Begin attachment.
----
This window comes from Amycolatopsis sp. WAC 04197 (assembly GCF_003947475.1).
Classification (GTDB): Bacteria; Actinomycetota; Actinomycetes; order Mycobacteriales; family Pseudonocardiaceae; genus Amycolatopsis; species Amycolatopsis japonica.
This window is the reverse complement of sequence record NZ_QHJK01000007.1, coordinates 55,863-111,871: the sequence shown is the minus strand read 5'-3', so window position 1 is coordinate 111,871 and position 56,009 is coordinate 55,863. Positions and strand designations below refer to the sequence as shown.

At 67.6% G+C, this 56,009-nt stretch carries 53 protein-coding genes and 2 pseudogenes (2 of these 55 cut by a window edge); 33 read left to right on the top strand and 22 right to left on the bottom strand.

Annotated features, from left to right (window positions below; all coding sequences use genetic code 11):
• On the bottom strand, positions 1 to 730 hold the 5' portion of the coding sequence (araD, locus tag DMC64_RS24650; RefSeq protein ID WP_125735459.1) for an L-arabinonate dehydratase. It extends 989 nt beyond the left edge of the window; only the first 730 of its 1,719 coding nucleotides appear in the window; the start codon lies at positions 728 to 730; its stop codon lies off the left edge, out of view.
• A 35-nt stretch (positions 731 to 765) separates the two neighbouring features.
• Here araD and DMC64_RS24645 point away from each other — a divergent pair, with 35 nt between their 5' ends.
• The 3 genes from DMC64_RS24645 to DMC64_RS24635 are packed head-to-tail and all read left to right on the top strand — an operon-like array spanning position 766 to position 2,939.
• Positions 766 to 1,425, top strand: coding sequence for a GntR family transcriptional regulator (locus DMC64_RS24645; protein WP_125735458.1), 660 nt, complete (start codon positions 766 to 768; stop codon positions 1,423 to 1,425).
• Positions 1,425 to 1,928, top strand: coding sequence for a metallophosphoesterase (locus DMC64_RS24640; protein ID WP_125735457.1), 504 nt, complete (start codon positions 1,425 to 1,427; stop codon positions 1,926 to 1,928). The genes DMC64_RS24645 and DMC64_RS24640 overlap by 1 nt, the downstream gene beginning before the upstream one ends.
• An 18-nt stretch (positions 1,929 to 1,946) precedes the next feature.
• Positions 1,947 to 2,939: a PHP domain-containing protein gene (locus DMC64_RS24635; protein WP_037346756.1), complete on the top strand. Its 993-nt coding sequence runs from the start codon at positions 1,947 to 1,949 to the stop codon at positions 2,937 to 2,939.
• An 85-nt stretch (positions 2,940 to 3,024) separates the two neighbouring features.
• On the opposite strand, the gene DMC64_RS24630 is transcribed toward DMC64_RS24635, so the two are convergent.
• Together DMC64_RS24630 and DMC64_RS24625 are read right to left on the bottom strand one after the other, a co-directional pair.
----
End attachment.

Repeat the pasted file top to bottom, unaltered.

This window comes from Amycolatopsis sp. WAC 04197 (assembly GCF_003947475.1).
Classification (GTDB): Bacteria; Actinomycetota; Actinomycetes; order Mycobacteriales; family Pseudonocardiaceae; genus Amycolatopsis; species Amycolatopsis japonica.
This window is the reverse complement of sequence record NZ_QHJK01000007.1, coordinates 55,863-111,871: the sequence shown is the minus strand read 5'-3', so window position 1 is coordinate 111,871 and position 56,009 is coordinate 55,863. Positions and strand designations below refer to the sequence as shown.

At 67.6% G+C, this 56,009-nt stretch carries 53 protein-coding genes and 2 pseudogenes (2 of these 55 cut by a window edge); 33 read left to right on the top strand and 22 right to left on the bottom strand.

Annotated features, from left to right (window positions below; all coding sequences use genetic code 11):
• On the bottom strand, positions 1 to 730 hold the 5' portion of the coding sequence (araD, locus tag DMC64_RS24650; RefSeq protein ID WP_125735459.1) for an L-arabinonate dehydratase. It extends 989 nt beyond the left edge of the window; only the first 730 of its 1,719 coding nucleotides appear in the window; the start codon lies at positions 728 to 730; its stop codon lies off the left edge, out of view.
• A 35-nt stretch (positions 731 to 765) separates the two neighbouring features.
• Here araD and DMC64_RS24645 point away from each other — a divergent pair, with 35 nt between their 5' ends.
• The 3 genes from DMC64_RS24645 to DMC64_RS24635 are packed head-to-tail and all read left to right on the top strand — an operon-like array spanning position 766 to position 2,939.
• Positions 766 to 1,425, top strand: coding sequence for a GntR family transcriptional regulator (locus DMC64_RS24645; protein WP_125735458.1), 660 nt, complete (start codon positions 766 to 768; stop codon positions 1,423 to 1,425).
• Positions 1,425 to 1,928, top strand: coding sequence for a metallophosphoesterase (locus DMC64_RS24640; protein ID WP_125735457.1), 504 nt, complete (start codon positions 1,425 to 1,427; stop codon positions 1,926 to 1,928). The genes DMC64_RS24645 and DMC64_RS24640 overlap by 1 nt, the downstream gene beginning before the upstream one ends.
• An 18-nt stretch (positions 1,929 to 1,946) precedes the next feature.
• Positions 1,947 to 2,939: a PHP domain-containing protein gene (locus DMC64_RS24635; protein WP_037346756.1), complete on the top strand. Its 993-nt coding sequence runs from the start codon at positions 1,947 to 1,949 to the stop codon at positions 2,937 to 2,939.
• An 85-nt stretch (positions 2,940 to 3,024) separates the two neighbouring features.
• On the opposite strand, the gene DMC64_RS24630 is transcribed toward DMC64_RS24635, so the two are convergent.
• Together DMC64_RS24630 and DMC64_RS24625 are read right to left on the bottom strand one after the other, a co-directional pair.